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Soaker hoses and stuff that Jim-ATS wouldn't understand.

Posted by X-guy on May 4th, 2000 07:17 AM
In reply to Plan Retailers, Attorneys, Architects, Bailing Wax and String... by Jim -ATS on May 4th, 2000 02:29 AM [Go to top of thread]

2 of 2 people found this post helpful

Advanced Foundation Repair Tip Expansive soils act like a sponge. As they absorb water, they
swell and as they lose water they shrink. Soils tend to dry out (and shrink) during the summer and
to absorb water (and swell) during the winter and spring.

As the soil under a house shrinks and swells with the seasons, the house and foundation will move
up and down. As long as the foundation movement is not great enough to damage the house
and/or foundation, it is not a problem. If the up and down movement of a foundation always returns
the foundation to its original level position, then damage to the house and foundation may appear
and disappear on a regular basis as the seasons change.

If a homeowner wishes to stop seasonal house and foundation damage, the
first course of action should be to follow a controlled watering program. By
keeping the moisture content of the soil under the foundation constant,
foundation movement can often be stopped. Advanced Foundation Repair has
written this to assist the homeowner in performing a simple foundation
preventive maintenance program.

The goal of a foundation watering program is to maintain a constant level of moisture in the soil under the house and
foundation. The best way to water a foundation is to install a buried foundation watering system. If you do not want to go to
the expense of installing a buried watering system, soaker hoses will provide you with many of the same benefits. The best
way to use a soaker hose is to bury a soaker hose three inches deep, one foot from the edge of your foundation. Placing the
hose a short distance from the foundation allows the water to soak into the soil evenly.

The hose should not be placed against the foundation. When soil has dried and cracked, water can
travel along the cracks for several feet in all directions. If the soil around your foundation is dried and
cracked, then water placed next to the foundation will run through the cracks and accumulate at the
bottom of the grade beam (the thick portion of the foundation that is under the exterior walls). In some
cases, an accumulation of water in the soil at the base of a foundation can cause the soil to loose some
of its load bearing capacity. If the soil loses enough load bearing capacity, the house will sink into the

Obviously, it is necessary to water more during hot, dry weather and less during cold, damp weather.
The amount of water required to keep a foundation stable during the summer can be surprisingly
large. A single large tree can remove as much as 150 gallons of water, or almost 20 cubic feet of water,
from the soil each day. Shrubs and other plants can also remove large quantities of water. During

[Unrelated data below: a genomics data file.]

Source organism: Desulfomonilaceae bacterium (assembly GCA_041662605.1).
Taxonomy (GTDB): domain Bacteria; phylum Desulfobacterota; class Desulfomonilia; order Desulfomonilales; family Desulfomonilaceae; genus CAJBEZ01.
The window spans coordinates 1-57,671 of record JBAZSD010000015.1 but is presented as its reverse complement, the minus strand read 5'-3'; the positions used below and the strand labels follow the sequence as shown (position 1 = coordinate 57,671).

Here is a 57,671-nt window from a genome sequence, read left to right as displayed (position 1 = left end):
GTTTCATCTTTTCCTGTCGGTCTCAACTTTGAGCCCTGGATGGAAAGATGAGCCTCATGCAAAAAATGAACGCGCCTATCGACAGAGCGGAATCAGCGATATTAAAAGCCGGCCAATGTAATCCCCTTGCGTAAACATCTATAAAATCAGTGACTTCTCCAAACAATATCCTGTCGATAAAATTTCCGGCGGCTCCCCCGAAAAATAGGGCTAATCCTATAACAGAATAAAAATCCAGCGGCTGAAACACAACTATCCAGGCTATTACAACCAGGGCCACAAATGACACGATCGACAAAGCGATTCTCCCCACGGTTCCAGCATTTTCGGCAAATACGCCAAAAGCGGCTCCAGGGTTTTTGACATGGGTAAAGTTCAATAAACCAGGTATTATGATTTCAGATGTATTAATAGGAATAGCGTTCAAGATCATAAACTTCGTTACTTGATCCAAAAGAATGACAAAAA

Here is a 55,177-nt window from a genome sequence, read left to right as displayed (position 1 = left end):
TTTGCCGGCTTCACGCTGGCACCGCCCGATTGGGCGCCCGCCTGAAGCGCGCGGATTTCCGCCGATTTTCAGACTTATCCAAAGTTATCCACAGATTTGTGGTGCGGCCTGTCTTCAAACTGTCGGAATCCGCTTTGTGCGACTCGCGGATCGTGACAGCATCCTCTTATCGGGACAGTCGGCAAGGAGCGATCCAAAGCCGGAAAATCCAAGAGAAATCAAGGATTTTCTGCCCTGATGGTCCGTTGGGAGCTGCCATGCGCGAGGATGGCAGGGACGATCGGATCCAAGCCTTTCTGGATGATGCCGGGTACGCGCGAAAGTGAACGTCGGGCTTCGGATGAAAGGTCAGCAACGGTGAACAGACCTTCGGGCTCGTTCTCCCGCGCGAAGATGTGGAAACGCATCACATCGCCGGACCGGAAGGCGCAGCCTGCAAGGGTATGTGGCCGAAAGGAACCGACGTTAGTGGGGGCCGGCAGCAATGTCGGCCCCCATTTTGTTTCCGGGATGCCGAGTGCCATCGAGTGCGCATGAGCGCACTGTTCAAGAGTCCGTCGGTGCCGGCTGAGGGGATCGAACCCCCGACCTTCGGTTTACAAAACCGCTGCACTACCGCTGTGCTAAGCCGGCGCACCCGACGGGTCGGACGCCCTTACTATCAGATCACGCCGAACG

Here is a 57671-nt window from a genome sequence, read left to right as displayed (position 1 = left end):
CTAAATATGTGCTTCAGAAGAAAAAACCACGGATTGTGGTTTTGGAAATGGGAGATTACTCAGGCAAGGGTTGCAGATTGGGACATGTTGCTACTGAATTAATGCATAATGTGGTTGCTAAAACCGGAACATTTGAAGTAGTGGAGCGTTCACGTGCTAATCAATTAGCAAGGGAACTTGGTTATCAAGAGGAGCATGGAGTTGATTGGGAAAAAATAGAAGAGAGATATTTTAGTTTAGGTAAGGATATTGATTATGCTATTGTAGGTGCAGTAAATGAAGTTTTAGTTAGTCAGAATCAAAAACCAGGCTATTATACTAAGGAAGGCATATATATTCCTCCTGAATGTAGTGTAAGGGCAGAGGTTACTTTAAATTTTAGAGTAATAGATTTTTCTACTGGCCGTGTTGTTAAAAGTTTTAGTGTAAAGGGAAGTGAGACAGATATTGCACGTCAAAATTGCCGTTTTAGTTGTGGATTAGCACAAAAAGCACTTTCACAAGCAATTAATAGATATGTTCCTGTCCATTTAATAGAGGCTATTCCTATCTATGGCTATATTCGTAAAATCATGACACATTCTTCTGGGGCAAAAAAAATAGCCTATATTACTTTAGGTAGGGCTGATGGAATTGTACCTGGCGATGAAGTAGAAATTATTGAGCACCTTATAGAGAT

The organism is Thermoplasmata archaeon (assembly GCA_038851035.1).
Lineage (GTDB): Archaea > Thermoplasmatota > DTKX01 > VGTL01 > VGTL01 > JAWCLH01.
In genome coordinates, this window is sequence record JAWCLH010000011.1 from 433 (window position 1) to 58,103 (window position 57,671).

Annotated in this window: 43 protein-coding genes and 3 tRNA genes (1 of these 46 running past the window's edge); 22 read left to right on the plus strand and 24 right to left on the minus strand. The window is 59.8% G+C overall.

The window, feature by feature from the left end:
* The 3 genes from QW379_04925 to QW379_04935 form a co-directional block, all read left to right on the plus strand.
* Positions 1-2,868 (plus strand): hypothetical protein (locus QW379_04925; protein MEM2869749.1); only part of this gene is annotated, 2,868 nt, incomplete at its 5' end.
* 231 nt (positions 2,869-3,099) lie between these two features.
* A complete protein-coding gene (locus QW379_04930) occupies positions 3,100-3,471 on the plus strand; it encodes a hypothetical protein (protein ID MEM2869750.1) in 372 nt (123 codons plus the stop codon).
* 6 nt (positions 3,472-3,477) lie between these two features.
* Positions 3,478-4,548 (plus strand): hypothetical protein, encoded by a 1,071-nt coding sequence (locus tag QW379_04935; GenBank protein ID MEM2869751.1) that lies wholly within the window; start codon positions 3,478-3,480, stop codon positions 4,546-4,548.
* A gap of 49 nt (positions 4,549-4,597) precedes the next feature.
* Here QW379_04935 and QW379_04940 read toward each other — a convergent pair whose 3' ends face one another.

persistent hot dry weather, it may be necessary to water a foundation daily. Watering should supply
enough water to keep the moisture content in the soil under the foundation constant. If the amount of
water applied is only enough to keep the surface damp, the watering program will not work. Obviously, the homeowner is
the only one who can weight the benefits of controlling foundation movement versus the increased size of the water bill.

July, August and September are usually when cracks start appearing in the earth. Moisture should be added to the perimeter of
the foundation. The ideal way to maintain a constant moisture level is with a properly regulated automatic sprinkler system with
a rain gauge cut off. Good results can be accomplished by slowly increasing the moisture in the soil by placing a soaker hose 18
inches from the foundation and allowed to flow until water is observed standing on the ground. The expansion of the active soil
will now provide uniform support for the foundation. Watering should be repeated when drying crack are observed or when soil
is evidentially dry. Do not put a hose in big cracks and try to water the foundation. This can cause additional damage. During the
Texas summers, you will probably find that the south and east sides of the house will require more watering. The goal is
uniformity on all sides.

Mailbag: Soaker Hoses
Segment 5511

"Dear Michael, my house is starting to develop cracks, both inside and
outside. What's the best way to stop foundation problems?" -Rebecca T.,
Bemidji, Minnesota.

Using a soaker hose around the foundation of
your house may or may not be the right thing
for your home. It really depends on what part
of the country you live in and what type of
soil your foundation is built on.

Here is what to look for. Make sure that your
soil isn't dried and cracked and pulling away from the foundation. If it is,
you're going to need a soaker hose. If your soil is naturally moist, then
you probably don't need one. Place the soaker hose 12" to 18" away from
the foundation. You can buy these at your local hardware store or home
center for about $5.00 for 25 feet, depending on how many feet you need.
You can connect two together to surround the entire house. The trick is
to decide how long it's going to take each day to water the foundation
around your house. You don't want to water it so much so that the water
pools and gathers, because that can actually cause damage.

To test this, you need to turn the soaker hose
on and see how long it takes for the soil to
become moist up to the foundation. Once
you've determined that, then you can buy a
timer for about $10. Set the timer and forget
about it. The water seeps out through little
holes so that it evenly distributes it all around
the foundation. You can bury it in the ground and it'll still work just as

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